What Is the Prognosis?
Taking a combination of drugs to prevent and treat migraine headaches when they happen helps most people limit the disabling effects of these headaches.
Women whose migraine attacks occur in association with their menstrual cycle are likely to have fewer attacks and milder symptoms after menopause.
Statistics on Migraine HeadachesAccording to the National Headache Foundation, an estimated 28 million Americans have migraine headaches. The World Health Organization considers these headaches to be one of the most debilitating diseases in the world. In addition, an estimated 14 million Americans have undiagnosed migraine headaches.
Migraines are the second most prevalent headache syndrome in the United States. Statistics show that 157 million workdays each year are lost due to the severity of migraine headaches.
Migraines are more prevalent in women. They affect three times more women than men (see Women and Migraines). Estrogen levels are a key trigger for increased migraine headaches in women. However, it is not known how changes in estrogen levels trigger them. Women often report that their migraine headaches occur during or right before the onset of their menstrual cycle. In addition, some women experience migraines during pregnancy or menopause. Contraceptives and hormone replacement therapies have also been shown to cause more severe migraines. Pregnancy may or may not increase the frequency or severity of migraines (see Pregnancy and Migraines).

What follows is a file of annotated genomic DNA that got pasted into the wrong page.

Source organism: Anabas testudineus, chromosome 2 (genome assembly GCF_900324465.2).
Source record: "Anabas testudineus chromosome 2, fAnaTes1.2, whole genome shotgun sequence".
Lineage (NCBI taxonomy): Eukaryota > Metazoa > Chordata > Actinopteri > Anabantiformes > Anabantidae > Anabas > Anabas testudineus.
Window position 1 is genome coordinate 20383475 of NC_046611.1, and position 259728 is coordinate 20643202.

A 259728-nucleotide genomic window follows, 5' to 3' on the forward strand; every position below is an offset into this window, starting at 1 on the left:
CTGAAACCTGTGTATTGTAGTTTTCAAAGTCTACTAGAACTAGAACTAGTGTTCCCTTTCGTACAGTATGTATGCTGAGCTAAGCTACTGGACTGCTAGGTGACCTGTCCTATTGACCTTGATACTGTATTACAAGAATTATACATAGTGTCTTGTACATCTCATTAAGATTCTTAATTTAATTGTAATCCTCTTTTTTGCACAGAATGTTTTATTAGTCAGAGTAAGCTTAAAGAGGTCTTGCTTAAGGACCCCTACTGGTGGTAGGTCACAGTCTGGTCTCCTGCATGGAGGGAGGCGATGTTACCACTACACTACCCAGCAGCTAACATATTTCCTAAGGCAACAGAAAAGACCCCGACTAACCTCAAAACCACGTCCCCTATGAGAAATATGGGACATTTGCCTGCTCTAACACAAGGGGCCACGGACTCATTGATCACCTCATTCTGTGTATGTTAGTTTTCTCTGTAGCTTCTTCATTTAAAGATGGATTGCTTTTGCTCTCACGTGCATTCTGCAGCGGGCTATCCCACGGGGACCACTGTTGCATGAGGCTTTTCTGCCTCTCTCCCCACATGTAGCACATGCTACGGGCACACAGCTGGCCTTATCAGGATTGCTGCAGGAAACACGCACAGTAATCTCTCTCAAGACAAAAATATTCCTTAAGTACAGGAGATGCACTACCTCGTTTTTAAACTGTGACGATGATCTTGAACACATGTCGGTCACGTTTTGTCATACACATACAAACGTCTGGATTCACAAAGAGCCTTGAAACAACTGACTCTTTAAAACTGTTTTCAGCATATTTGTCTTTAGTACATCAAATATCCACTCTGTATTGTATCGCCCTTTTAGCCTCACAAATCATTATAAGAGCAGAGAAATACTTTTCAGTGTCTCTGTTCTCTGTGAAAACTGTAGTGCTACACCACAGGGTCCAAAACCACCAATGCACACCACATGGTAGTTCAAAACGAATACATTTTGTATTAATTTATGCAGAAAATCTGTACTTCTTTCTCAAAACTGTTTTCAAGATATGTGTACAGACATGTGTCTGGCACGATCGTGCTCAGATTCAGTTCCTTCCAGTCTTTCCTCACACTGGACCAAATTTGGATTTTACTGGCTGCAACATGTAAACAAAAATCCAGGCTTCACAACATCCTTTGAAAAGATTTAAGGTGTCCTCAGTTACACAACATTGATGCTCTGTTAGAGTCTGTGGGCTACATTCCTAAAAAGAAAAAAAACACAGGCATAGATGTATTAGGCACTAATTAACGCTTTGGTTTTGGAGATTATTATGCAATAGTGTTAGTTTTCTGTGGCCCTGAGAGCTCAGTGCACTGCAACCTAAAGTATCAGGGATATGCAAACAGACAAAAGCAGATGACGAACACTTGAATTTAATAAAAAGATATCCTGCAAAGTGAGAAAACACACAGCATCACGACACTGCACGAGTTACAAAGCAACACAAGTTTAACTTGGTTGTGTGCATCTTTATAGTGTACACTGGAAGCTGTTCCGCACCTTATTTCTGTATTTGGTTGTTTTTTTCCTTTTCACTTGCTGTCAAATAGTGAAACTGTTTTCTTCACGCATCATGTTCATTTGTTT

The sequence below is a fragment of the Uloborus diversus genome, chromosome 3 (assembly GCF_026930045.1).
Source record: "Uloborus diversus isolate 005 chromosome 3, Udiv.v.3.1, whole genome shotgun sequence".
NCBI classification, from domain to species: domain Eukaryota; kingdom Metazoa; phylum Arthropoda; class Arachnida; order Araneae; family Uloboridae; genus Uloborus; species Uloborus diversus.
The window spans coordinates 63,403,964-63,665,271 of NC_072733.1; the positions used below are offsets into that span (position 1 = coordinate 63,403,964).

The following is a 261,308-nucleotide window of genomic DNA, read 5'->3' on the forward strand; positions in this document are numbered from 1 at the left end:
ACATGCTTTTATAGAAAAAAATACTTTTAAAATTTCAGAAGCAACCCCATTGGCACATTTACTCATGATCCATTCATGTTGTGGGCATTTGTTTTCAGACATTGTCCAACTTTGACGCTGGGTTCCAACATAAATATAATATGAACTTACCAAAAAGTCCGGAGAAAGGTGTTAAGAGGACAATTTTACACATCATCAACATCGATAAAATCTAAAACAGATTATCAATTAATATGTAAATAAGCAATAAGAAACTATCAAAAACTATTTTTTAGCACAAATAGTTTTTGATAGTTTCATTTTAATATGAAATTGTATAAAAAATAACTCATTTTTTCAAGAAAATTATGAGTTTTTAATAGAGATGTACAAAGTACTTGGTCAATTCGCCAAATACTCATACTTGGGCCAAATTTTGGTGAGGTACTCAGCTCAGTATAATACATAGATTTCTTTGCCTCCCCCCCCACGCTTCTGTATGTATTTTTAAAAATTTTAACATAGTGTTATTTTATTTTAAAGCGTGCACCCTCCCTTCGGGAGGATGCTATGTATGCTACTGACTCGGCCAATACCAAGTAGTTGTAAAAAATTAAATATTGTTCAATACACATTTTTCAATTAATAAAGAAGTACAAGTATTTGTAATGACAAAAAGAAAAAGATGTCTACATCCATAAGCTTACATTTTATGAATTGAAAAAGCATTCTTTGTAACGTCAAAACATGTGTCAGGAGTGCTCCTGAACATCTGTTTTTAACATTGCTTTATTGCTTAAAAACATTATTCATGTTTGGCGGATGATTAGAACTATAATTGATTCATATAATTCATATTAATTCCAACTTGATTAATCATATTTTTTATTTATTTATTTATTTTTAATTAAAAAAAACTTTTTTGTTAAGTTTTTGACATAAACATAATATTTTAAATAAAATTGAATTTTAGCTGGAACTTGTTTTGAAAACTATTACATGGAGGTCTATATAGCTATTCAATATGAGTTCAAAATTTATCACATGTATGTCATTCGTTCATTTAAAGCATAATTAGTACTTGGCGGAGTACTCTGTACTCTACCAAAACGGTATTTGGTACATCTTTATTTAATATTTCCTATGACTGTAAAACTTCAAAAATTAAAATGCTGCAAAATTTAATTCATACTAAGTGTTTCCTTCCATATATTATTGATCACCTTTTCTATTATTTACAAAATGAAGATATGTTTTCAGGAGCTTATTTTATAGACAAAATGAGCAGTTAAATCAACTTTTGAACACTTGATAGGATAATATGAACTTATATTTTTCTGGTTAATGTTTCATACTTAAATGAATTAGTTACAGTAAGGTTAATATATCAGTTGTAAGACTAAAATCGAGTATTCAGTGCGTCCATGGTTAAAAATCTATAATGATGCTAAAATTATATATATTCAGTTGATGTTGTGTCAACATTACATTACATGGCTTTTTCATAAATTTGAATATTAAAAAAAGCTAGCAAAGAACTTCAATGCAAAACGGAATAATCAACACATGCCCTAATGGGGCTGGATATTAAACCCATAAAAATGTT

When to Seek HelpNearly half of the people in the United States who have migraine headaches do not get diagnosed and treated. The National Headache Foundation suggests you talk with your healthcare provider about your headaches if:
- You have several headaches per month and each lasts for several hours or days
- Your migraine headaches disrupt your home, work, or school life
- You have nausea, vomiting, vision problems, or other sensory problems.